Dreams of Celluloid


A couple of weeks ago I went to Finish Post in Boston to digitize my 35mm short film The Perfect Gooseys. Watching the colorist Rob Bessette tweaking Technicolor’s orginal grade, I observed the specs of emulsion, dirt, and the occasional hair at the edge of the frame. I kept thinking, “What the hell was I doing shooting this on film?!”

But this film was made in 2001. High Definition was nascent technology back them, and the cameras were far too expensive to rent. We shot The Perfect Gooseys on an old MoviCam that hadn’t been particularly well maintained. I recall a lot of downtime on set with the camera crew poking flashlights and screwdrivers into various parts of the machinery. A light leak in a backup camera magazine destroyed a roll, making us add half a day for re-shoots. But the headaches I remember most were the costs associated with film. I had received a Kodak grant to buy the raw filmstock, but the costs of having it processed and getting dailies made began to add up. Not to mention the negative cutting, and numerous answer prints which I needed for festivals. In the end, it cost maybe twenty thousand dollars more than the same film, shot digitally, would cost today.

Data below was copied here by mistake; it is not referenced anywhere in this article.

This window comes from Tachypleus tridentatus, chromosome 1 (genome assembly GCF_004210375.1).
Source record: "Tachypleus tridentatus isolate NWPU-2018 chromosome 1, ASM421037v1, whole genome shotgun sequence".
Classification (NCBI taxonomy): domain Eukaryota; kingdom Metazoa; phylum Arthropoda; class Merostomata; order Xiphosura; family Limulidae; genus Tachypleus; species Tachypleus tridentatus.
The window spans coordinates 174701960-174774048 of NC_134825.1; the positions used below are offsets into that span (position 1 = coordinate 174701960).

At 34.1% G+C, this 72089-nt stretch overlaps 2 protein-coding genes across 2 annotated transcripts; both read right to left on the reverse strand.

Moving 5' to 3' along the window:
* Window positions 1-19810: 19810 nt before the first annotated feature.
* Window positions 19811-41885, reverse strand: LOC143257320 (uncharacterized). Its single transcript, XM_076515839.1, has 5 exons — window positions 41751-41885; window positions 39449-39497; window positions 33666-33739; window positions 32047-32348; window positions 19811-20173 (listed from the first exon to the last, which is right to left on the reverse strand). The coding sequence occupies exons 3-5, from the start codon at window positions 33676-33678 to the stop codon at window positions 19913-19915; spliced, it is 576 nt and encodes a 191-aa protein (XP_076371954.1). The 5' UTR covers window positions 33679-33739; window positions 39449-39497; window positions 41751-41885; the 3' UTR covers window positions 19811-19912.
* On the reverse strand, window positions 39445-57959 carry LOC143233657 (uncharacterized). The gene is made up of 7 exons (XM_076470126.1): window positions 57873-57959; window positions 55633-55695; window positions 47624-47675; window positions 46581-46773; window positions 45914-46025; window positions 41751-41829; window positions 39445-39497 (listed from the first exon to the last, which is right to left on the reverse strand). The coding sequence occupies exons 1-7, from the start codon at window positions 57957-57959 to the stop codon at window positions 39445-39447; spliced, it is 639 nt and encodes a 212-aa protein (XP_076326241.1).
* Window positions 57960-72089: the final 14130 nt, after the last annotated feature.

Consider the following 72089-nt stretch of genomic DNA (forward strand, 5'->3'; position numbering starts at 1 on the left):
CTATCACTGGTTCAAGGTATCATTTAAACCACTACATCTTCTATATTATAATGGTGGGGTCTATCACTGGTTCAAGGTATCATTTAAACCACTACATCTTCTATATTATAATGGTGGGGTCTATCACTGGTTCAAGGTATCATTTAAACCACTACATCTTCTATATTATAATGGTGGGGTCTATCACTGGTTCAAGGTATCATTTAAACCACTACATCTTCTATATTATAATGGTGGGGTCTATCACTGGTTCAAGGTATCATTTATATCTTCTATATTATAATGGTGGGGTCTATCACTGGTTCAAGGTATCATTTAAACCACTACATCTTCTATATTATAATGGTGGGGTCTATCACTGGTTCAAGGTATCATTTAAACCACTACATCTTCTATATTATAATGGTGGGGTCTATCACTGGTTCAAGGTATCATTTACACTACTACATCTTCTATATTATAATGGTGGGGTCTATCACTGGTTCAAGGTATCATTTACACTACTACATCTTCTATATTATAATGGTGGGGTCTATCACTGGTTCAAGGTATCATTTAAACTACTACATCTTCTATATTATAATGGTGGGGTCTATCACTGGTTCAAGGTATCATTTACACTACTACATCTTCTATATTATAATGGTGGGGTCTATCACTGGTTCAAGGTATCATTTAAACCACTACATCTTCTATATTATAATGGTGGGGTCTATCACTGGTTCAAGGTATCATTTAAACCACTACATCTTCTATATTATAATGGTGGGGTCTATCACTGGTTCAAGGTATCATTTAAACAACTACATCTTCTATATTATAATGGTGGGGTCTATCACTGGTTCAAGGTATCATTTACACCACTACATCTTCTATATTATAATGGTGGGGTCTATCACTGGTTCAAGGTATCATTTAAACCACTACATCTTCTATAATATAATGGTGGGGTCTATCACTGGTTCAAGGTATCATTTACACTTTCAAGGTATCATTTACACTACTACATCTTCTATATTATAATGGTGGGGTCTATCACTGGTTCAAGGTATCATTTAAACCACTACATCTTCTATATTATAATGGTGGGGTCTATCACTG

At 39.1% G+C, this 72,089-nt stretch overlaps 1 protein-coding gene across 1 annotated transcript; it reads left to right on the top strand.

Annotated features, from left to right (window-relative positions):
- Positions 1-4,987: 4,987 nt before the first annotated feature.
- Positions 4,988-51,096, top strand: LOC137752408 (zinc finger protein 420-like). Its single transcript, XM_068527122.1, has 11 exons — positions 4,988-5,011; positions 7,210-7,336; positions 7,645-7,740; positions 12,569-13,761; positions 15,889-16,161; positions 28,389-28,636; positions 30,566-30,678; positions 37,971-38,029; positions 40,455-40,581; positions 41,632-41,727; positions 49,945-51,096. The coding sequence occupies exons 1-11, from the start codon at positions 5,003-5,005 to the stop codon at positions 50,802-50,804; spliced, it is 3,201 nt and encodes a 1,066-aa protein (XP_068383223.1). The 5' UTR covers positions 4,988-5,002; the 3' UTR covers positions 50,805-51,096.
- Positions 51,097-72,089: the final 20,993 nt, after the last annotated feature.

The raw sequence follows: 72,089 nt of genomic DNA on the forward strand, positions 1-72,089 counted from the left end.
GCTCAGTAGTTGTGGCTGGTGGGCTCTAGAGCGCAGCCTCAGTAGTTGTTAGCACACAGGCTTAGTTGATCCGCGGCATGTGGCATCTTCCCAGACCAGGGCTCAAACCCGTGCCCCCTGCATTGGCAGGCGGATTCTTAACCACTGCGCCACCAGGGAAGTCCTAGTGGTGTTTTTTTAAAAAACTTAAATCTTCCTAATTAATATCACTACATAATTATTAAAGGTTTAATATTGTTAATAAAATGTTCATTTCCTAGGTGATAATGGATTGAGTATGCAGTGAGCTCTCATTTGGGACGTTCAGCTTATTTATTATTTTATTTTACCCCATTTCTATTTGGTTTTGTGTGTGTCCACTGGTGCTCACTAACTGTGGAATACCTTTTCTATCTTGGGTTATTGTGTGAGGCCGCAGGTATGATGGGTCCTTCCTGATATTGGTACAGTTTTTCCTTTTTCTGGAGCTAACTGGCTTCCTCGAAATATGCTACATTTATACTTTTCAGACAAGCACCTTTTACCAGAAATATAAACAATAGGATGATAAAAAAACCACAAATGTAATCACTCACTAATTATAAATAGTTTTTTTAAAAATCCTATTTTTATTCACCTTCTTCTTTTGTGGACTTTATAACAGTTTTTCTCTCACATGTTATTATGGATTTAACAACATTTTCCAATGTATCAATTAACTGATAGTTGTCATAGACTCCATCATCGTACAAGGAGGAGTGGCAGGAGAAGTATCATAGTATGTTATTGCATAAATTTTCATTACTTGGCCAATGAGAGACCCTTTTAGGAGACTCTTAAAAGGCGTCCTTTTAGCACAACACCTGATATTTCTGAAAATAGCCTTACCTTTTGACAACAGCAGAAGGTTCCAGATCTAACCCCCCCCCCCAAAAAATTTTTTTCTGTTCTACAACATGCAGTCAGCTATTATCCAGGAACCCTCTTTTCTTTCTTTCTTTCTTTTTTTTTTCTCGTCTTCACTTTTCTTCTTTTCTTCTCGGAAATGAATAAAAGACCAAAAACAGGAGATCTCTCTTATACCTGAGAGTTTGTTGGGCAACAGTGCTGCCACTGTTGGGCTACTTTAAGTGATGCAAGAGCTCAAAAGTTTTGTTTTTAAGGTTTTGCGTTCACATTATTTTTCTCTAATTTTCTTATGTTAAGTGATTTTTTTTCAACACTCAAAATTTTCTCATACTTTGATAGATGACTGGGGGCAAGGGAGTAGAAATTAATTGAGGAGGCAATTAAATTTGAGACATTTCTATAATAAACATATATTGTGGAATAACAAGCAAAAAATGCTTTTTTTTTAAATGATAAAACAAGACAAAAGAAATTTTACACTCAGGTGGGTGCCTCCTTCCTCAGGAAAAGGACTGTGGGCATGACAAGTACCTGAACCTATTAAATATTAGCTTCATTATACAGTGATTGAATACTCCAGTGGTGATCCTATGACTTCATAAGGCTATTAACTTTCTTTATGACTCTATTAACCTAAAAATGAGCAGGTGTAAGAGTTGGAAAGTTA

Walking out of Finish with a 4K MOV file on my hard drive, I thought about how easy we filmmakers have it now. I once lamented the death of film. Today I was whistling good riddance. I put my 35mm reel back in basement storage, thinking I’ll probably never look at it again (my future grandchildren will marvel at it though!)

Yet there is one thing I do miss about shooting on film. It had a reverent quality about it, something that was tangibly felt by cast and crew. The sound of film spooling through the magazine. The snap of the slate. The dailies being rushed off to the lab at the end of the day. When we shot film, we rehearsed, and then shot it once, twice at the most (I couldn’t afford anything beyond two takes.) The pressure of so few takes focused the actors’ performances, I’m sure of it. Nowadays shooting digitally, I tend to do far too many takes. I’m even guilty of filming the rehearsals (if you’re rolling on rehearsal, then it’s not a damn rehearsal!)

I don’t really miss working on film. Too much money and hassle. And unless you’re Nolan or Spielberg, it’s not something that can be sustained. But I do wish younger filmmakers could have the experience of shooting and editing on celluloid. It puts the pressure on, keeps you on your toes.